One the one hand, you’ve got EA’s shiny but occasionally flawed NBA Live; on the other, a game that doesn’t look quite so polished, but is built on a super-solid core that has consistently outplayed the opposition for years. If you’re a casual fan of the sport, then either title will probably serve equally well, but if you really know what you’re doing when it comes to tactics, you’ll appreciate the extra depth of 2K10.
It has a great system for accessing complicated moves on the fly, via combinations of triggers and joysticks. Getting a few basic feints and body-swerves is simple and intuitive, while more advanced players are going to run rings around you online with the full range of athletic skills. Most importantly, the advanced stuff doesn’t seem out of reach, given how easy it is to get started, and it’s clearly not just for show. Master a new trick, and you’ll find it doesn’t take long before you’ll learn an effective use for it in-game.
My Player mode gives you a single player to groom from amateur matches in summer camps to a starting position in an NBA team. It’s basically EA’s Be A Pro mode, and after spending time learning the nuances of playing in one position, we found it a little jarring going back to the normal ‘control everyone’ style of solo mode.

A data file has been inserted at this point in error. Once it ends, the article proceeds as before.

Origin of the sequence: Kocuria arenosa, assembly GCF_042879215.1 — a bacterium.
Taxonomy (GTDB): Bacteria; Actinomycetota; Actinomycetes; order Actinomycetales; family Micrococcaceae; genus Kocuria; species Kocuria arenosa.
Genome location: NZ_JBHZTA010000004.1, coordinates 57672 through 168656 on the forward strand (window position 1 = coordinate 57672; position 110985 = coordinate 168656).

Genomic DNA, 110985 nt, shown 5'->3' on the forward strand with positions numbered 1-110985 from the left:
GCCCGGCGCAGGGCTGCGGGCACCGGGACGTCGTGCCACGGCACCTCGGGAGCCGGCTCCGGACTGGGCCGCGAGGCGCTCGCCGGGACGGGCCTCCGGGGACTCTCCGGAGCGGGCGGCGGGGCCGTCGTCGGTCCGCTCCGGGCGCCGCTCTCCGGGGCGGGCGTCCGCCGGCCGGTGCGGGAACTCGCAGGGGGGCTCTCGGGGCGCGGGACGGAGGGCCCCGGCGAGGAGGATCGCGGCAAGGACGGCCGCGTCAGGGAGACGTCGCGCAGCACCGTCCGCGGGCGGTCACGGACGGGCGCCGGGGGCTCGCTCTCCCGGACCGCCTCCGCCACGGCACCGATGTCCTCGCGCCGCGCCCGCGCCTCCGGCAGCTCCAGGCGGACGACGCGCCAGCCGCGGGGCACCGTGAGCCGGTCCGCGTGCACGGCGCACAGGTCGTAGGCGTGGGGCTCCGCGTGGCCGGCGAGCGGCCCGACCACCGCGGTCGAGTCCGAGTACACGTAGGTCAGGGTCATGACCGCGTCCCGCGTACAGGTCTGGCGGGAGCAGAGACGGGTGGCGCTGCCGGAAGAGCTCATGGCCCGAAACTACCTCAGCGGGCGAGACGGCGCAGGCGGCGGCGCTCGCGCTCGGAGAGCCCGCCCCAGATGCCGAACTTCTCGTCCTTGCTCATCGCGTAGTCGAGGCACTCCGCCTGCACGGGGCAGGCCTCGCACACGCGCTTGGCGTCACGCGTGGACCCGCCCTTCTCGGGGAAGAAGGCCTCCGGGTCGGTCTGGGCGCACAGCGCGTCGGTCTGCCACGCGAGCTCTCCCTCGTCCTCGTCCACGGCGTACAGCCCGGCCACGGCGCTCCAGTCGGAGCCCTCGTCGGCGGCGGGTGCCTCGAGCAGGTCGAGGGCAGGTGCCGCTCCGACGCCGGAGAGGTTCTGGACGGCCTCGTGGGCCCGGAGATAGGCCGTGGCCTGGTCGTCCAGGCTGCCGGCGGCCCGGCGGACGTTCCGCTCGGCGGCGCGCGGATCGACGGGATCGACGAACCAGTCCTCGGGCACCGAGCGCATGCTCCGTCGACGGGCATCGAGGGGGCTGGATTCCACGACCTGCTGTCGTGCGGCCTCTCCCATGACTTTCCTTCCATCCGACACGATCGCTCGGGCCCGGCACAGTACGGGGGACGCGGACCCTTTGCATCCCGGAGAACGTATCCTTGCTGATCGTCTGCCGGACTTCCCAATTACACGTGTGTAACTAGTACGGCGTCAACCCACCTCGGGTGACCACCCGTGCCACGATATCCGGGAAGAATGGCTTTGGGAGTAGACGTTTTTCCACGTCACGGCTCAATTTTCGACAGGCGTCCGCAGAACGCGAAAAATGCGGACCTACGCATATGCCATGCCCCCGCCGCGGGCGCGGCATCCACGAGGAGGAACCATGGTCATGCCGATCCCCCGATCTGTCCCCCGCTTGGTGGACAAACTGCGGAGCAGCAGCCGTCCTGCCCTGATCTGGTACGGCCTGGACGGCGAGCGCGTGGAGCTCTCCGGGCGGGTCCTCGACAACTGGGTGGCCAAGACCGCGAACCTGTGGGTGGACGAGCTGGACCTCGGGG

Luckily you can continue your specialisation online, where you’ll no doubt have to argue in the pre-game lobby to select your ideal role if you’ve chosen the most popular centre position. To make sure everyone sticks to their position, the game rates your teamplay like EA’s last two NHL games. Play selfishly and you won’t get matched with folk who take it seriously. Another feature is dynamic online stat changes – if you’re having a great time scoring loads of points with a player who was overrated but he turns out to have a stinker of a season in the real world, he’ll be downgraded in-game.
This is the serious baller’s basketball game. It doesn’t look as nice as EA’s offering, but it has it where it counts.
Oct 12, 2009